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Alpha Phi Omega organizes Be The Match Bone Marrow Registry

Each year, 14,000 people are diagnosed with illnesses that can be treated or cured with a bone marrow transplant, according to the Be the Match official website. At the Be The Match bone marrow registry drive organized by the co-ed service fraternity Alpha Phi Omega (APO) in the Memorial Union Building (MUB) on Thursday, April 6,  students sought to “be the match and help save a life.

“If donating causes a little bit of pain for me, but can save someone’s life, then it’s worth it,” sophomore Emily Dutton said.

According to Be The Match Community Engagement Representative Jennifer St. Peter, there are more than 13 million people on the national bone marrow registry run by Be The Match, due to the uniqueness of bone marrow, a suitable genetic match is very difficult to find.

APO was able to exceed its expected registration rate.

“Our goal was to get 50 students registered and so far we’ve had over 50 students register,” APO member Ryan Campbell said.

According to the Be the Match website, a person only has to complete a few forms and have a simple swab of their cheek cells taken in order to qualify as a donor. The cheek cells provide enough information for the registry to keep on file, and if there are similarities between a potential donor’s cells and a patient’s, the potential donor will be called back in for additional blood work.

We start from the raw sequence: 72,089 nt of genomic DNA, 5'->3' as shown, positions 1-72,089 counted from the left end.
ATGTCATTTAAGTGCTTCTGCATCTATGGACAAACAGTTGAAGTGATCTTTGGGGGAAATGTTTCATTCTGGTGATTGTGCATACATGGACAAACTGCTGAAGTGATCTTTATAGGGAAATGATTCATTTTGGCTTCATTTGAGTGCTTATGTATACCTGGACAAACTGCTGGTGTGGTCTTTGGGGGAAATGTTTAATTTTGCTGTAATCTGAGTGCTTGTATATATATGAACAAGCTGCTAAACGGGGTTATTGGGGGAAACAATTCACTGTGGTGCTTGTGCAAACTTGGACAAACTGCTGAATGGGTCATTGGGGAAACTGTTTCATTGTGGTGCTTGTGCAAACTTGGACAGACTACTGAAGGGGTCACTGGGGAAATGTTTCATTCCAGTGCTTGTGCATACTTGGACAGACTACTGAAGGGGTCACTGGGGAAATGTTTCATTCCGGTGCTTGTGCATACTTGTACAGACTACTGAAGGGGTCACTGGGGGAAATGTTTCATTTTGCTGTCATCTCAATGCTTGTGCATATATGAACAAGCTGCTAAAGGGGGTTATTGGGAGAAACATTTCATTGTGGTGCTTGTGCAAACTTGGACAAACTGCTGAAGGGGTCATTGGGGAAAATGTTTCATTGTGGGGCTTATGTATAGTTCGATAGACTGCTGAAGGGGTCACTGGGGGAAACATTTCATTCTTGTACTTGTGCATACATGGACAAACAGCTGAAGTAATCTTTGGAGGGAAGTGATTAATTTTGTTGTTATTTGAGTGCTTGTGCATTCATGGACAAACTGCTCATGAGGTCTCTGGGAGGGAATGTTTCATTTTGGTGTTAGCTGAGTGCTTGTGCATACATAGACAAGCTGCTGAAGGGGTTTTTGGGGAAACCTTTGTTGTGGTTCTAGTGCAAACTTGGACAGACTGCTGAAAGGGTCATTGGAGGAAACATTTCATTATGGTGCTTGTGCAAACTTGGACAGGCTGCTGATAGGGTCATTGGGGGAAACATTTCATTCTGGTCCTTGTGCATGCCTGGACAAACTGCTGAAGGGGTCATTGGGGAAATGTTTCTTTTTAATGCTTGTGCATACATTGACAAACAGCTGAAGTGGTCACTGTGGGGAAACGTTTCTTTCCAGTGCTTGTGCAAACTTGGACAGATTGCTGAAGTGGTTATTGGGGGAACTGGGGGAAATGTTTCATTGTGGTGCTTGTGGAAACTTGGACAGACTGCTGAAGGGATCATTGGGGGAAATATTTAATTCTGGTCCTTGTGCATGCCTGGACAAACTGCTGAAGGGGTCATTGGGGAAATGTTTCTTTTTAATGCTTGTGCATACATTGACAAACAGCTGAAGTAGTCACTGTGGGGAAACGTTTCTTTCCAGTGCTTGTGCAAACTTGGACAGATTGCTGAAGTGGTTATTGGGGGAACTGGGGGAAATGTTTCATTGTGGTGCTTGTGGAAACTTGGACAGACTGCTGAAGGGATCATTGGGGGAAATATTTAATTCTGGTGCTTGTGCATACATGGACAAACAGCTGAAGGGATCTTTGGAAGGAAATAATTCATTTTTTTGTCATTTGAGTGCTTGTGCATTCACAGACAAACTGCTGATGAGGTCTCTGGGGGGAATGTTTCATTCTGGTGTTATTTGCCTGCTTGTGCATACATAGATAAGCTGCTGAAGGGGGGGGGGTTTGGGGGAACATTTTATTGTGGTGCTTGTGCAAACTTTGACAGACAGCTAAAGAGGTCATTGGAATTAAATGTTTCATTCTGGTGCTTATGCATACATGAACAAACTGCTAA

“Only one in 30 people are asked to come back for a second round of testing, which is just blood work, and only one in 540 actually go on to donate bone marrow,” St. Peter said.

According to the Be the Match official website under FAQ’s, once a person joins the bone marrow registry, they stay on until the age of 61 unless otherwise specified. Students had many reasons for wanting to join the registry but one consistent theme was having the opportunity to do something good for someone who needs help.

“This is something simple that I can do that would have a huge impact on someone else,” freshman LuLu Mantovani said.

Only 60 percent of people that are called in for additional testing actually go forward to donate, according to St. Peter. After the second round of testing only one in 540 people actually go on to donate. In part this is due to the fact that finding an exact match is extremely difficult, especially for patients who are more genetically diverse. Having a diverse registry is critical because only 25 percent of patients have a match in their family.

According to the Be the Match website, a person must be healthy and between the ages of 18 and 44 to be eligible to join the bone marrow registry. The Be The Match website states that the age requirements are put in place to protect the patient and the potential donors from complications that have an increased risk over the age of 60. In addition, the website states that studies have shown that cells from younger donors have a higher rate of success than those from older donors.

According to St. Peter, a bone marrow transplant has the ability to treat or cure 72 different diseases.

“We thought this would be a good service event because it raises awareness about something that people don’t know as much about,” APO new member educator Sarah Bizzotto said.

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